The Raising of America’s First Flag and the Cool Sarcasm of George Washington

The first day of January, not surprisingly, is full of firsts in history.  In today’s world, we begin the new year by getting gym memberships and starting work on our list of New Year’s Resolutions.  On January 1, 1776, George Washington’s resolution was to start a new army to finally beat back the overbearing British government.

On this cold day, George Washington had the Grand Union flag, which was a symbol for the new country they were trying to create, raised at Prospect Hill in what is now Somerville, Massachusetts.  

Washington had come to Boston in the summer of 1775 to take command of the revolutionary army during what was called “The Siege of Boston” where colonists were fighting to gain control of the region. Washington was headquartered in nearby Cambridge, Mass., but Prospect Hill –being a hill– offered the opportunity to fly a flag that would be seen for miles.  

The painting above of the flag raising was created by Clyde O. DeLand who painted it many years after the event– he wasn’t even born until 1872– but it shows members of Washington’s army shouting praise for the flag.

The inclusion of the British flag– otherwise known as Union Jack– in the canton or corner of the flag confused a lot of people including the British soldiers at the time, who considered the flag a sign of surrender.  

King George III– now is the time to muster all of those hilarious images of Jonathan Groff playing an oblivious King George in Hamilton— had in a recent speech offered to spare any colonists that would surrender.

Our guy, George Washington, refers to King George’s surrender offer in a super cool and sarcastic letter to Joseph Reed a few days later on January 4, 1776.  He says, “DEAR SIR: We are, at length, favoured with a sight of His Majesty’s most gracious speech, breathing sentiments of tenderness and compassion for his deluded American subjects.”

George Washington is clearly annoyed and we love him for leaving us that little nugget of sarcasm.  

Later in the letter, he describes the confusion “…for, on that day, the day which gave being to the new Army, but before the proclamation came to hand, we had hoisted the Union flag, in compliment to the United Colonies. But, behold, it was received in Boston as a token of the deep impression the speech had made upon us, and as a signal of submission… By this time, I presume, they begin to think it strange that we have not made a formal surrender of our lines.”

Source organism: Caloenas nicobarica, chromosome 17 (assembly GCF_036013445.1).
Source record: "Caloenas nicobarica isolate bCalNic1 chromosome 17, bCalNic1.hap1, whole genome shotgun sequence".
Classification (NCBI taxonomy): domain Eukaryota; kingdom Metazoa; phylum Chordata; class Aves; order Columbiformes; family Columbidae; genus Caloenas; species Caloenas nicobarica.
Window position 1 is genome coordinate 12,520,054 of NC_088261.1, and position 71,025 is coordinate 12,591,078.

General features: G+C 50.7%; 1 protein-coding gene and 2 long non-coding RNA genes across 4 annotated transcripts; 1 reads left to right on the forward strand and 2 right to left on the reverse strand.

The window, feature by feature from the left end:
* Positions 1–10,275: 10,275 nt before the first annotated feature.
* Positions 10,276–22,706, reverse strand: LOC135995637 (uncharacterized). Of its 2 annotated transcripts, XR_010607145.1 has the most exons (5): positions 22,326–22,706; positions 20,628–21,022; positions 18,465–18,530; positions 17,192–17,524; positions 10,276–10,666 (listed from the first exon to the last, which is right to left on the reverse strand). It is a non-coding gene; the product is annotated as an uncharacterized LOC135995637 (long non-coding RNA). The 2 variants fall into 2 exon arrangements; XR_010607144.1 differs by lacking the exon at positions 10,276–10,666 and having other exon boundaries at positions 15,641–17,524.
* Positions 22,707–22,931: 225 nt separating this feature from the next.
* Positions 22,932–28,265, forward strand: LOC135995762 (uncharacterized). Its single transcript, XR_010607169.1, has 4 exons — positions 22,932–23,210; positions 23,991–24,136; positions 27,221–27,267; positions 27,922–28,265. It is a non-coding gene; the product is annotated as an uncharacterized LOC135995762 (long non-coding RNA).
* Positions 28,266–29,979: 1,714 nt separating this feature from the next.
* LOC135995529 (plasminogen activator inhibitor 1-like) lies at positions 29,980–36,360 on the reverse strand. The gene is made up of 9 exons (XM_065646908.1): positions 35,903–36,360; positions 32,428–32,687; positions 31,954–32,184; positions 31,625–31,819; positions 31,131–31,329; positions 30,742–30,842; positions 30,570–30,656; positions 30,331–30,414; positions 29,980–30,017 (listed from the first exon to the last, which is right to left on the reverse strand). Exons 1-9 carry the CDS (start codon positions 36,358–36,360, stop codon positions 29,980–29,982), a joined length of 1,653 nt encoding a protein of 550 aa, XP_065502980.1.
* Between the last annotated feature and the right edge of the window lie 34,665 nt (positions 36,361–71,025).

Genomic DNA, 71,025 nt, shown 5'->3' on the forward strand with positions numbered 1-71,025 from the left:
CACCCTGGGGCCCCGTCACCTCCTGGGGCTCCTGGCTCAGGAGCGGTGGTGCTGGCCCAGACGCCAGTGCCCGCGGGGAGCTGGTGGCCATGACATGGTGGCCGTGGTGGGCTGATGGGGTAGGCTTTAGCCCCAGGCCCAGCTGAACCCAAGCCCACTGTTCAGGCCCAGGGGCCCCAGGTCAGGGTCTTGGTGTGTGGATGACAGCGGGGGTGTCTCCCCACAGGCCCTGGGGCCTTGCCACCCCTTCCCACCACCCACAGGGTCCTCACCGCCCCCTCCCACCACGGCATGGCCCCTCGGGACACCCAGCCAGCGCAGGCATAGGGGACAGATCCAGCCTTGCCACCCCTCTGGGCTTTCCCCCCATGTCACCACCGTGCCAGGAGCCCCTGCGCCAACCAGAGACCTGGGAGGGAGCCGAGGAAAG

This was not a good time for George Washington.  A revolution does not have a draft or a trained and well funded army to rely on.  The willingness of colonists to fight under such harsh conditions ebbed and waned, and Washington was charged with trying to rally the troops under very dire circumstances. 

Further in the letter, he gives insights into his situation, “Thus, for more than two months past, I have scarcely emerged from one difficulty, before I have been plunged into another. How it will end, God, in His great goodness will direct. I am thankful for his protection to this time. We are told, that we shall soon get the Army completed, but I have been told so many things, which have never come to pass, that I distrust every thing.” 

Washington’s words help us to understand the tense and stressful situation the colonists were in at the time of the flag’s unveiling.

The Grand Union flag was the first to introduce the “stripes” part of the stars and stripes.  It was a flag that was easily created by taking the existing British flag and sewing six white stripes over the top to create the symbol for the 13 colonies.  

Historians differ on the meaning of the flag or why they would include the British flag in the canton.  Was it an act or defiance or just an easy edit?  No one really knows, but it took hold and eventually, the “stars” replaced Union Jack in the canton and the rest is, as they say, history!

Each year, the City of Somerville, Mass. recreates the raising of the flag on Prospect Hill where a tower has been erected.  You can watch the 2019 raising of the flag on Twitter here.

Happy New Year!  And best wishes for a better 2021 and an end to this pandemic.  In the words of Washington, “How it will end, God, in His great goodness will direct.”